Postmenopausal breast cancer (BC) patients receiving adjuvant aromatase inhibitor therapy are at risk of progressive bone loss and fractures. Zoledronic acid inhibits osteoclastic bone resorption, is effective in maintaining bone health, and may therefore be beneficial in this setting.
Overall, 602 postmenopausal women with early, hormone receptor-positive BC receiving adjuvant letrozole were randomized (301 each group) to receive upfront or delayed-start zoledronic acid (4 mg intravenously every 6 months) for 5 years. The primary endpoint was the change in lumbar spine (LS) bone mineral density (BMD) at month 12. Secondary endpoints included changes in LS BMD, total hip BMD, and bone turnover markers at 2, 3, and 5 years; fracture incidence at 3 years; and time to disease recurrence.
At month 61, the adjusted mean difference in LS and total hip BMDs between the upfront and delayed groups was 8.9% and 6.7%, respectively (P < .0001, for both). Approximately 25% of delayed patients received zoledronic acid by month 61. Only 1 patient experienced grade 4 renal dysfunction; no confirmed cases of osteonecrosis of the jaw were reported. Fracture rates (upfront, 28 [9.3%]; delayed, 33 [11%]; P = .3803) and Kaplan-Meier disease recurrence rates (upfront, 9.8 [95% confidence interval (CI), 6.0-10.3]; delayed, 10.5 [95% CI, 6.6-14.4]; P = .6283) were similar at month 61.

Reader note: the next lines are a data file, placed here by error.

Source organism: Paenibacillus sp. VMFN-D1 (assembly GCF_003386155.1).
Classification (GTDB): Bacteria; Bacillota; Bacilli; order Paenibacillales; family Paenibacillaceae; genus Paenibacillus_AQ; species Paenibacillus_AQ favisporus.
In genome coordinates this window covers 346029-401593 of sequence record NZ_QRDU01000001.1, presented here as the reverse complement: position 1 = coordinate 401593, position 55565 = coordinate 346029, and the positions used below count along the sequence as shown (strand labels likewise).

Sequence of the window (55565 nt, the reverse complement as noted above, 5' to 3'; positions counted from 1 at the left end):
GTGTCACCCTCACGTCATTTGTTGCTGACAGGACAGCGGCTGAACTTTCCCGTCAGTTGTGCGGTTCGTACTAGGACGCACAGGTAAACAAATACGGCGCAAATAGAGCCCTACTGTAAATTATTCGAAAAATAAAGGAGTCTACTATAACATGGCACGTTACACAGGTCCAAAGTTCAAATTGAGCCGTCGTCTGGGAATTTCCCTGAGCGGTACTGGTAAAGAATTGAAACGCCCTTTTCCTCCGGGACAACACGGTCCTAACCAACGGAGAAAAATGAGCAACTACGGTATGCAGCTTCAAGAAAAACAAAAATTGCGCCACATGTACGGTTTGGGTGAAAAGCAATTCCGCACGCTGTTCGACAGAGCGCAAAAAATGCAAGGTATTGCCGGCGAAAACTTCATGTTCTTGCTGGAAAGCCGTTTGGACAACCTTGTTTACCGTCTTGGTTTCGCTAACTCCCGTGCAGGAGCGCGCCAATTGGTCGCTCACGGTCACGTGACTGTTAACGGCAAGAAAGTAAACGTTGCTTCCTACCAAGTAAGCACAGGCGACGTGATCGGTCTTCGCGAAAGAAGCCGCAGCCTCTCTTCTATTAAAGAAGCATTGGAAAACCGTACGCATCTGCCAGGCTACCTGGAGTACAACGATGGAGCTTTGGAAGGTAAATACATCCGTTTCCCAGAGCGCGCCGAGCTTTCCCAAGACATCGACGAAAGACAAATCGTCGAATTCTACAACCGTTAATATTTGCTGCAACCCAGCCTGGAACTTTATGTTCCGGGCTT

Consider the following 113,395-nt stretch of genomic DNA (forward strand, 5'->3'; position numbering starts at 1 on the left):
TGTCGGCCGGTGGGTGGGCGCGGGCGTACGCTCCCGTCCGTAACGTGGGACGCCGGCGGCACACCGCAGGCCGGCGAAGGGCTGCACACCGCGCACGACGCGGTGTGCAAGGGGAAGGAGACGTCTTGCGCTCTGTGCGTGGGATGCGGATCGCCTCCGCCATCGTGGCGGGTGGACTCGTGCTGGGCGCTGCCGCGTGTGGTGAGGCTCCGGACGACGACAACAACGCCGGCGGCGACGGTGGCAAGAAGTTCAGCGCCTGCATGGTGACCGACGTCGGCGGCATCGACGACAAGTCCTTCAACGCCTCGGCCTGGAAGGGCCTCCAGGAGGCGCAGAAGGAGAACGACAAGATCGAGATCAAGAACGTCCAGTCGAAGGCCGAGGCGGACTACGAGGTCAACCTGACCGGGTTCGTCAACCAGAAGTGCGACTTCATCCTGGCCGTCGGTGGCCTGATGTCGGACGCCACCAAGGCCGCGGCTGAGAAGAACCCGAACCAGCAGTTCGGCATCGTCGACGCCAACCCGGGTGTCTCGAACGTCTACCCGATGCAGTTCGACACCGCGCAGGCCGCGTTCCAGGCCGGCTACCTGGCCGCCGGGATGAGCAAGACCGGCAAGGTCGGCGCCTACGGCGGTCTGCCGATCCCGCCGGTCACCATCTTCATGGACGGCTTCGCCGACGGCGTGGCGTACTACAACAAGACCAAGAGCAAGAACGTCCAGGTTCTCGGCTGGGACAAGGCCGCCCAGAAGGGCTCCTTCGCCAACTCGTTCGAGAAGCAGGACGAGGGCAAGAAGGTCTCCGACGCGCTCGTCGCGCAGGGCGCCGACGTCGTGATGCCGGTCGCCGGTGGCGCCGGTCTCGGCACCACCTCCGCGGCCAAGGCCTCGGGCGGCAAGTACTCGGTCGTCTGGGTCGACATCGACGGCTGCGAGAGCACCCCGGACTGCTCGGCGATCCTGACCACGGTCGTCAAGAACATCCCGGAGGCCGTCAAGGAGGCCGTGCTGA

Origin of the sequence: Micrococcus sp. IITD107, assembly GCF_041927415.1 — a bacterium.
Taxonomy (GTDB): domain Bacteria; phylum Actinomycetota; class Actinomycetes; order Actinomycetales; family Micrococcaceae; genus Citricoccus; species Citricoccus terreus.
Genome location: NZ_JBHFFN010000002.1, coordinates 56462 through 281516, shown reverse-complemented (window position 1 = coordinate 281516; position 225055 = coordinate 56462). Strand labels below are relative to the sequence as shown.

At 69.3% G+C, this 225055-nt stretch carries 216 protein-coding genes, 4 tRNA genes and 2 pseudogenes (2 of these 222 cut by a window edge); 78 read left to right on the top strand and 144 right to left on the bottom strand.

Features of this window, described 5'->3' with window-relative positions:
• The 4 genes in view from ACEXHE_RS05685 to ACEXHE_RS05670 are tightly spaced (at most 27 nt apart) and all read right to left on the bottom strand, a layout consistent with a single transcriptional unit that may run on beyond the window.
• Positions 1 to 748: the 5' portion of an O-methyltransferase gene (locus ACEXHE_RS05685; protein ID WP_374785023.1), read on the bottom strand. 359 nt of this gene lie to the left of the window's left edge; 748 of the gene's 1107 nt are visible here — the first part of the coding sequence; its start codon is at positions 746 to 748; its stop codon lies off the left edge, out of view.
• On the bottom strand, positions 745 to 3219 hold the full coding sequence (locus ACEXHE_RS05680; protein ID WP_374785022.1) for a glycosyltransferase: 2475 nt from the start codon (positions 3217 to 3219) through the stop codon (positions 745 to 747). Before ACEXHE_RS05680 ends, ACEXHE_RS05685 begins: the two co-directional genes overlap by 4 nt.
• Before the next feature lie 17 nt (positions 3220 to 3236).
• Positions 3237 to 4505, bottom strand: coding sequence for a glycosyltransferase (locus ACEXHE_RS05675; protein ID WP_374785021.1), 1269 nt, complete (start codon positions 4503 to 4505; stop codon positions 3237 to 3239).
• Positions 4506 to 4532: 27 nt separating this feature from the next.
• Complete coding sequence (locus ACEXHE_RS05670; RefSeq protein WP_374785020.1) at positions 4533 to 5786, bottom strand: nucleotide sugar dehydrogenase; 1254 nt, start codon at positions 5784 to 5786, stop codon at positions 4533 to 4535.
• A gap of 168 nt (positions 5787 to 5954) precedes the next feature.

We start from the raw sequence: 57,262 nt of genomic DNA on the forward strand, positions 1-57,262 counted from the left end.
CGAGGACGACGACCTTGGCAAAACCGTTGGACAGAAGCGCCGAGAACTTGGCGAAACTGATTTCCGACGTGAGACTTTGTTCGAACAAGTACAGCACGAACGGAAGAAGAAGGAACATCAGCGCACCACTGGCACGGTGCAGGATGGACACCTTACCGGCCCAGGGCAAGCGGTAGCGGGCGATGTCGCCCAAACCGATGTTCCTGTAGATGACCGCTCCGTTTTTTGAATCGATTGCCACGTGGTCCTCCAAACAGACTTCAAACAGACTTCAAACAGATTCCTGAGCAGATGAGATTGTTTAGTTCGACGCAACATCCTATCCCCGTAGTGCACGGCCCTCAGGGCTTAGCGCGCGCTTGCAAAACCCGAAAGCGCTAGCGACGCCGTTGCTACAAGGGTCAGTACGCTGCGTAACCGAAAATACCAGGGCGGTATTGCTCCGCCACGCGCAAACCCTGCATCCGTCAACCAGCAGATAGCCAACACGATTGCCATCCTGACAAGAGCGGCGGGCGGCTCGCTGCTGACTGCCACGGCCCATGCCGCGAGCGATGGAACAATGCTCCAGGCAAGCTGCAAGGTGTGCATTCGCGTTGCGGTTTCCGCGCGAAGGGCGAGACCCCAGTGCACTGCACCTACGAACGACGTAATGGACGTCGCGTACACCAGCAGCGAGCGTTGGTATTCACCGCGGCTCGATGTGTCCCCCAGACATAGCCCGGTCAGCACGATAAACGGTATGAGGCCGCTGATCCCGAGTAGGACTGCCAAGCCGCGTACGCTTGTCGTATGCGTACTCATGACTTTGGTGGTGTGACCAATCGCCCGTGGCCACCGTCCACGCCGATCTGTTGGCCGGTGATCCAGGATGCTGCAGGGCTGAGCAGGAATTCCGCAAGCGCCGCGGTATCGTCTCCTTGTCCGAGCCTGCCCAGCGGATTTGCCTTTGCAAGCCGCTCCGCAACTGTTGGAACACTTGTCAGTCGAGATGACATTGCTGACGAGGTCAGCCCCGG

Upfront zoledronic acid seems to be the preferred treatment strategy versus delayed administration, as it significantly and progressively increases BMD in postmenopausal women with early BC receiving letrozole for 5 years, and long-term coadministration of letrozole and zoledronic acid is well tolerated. Cancer 2012. © 2011 American Cancer Society.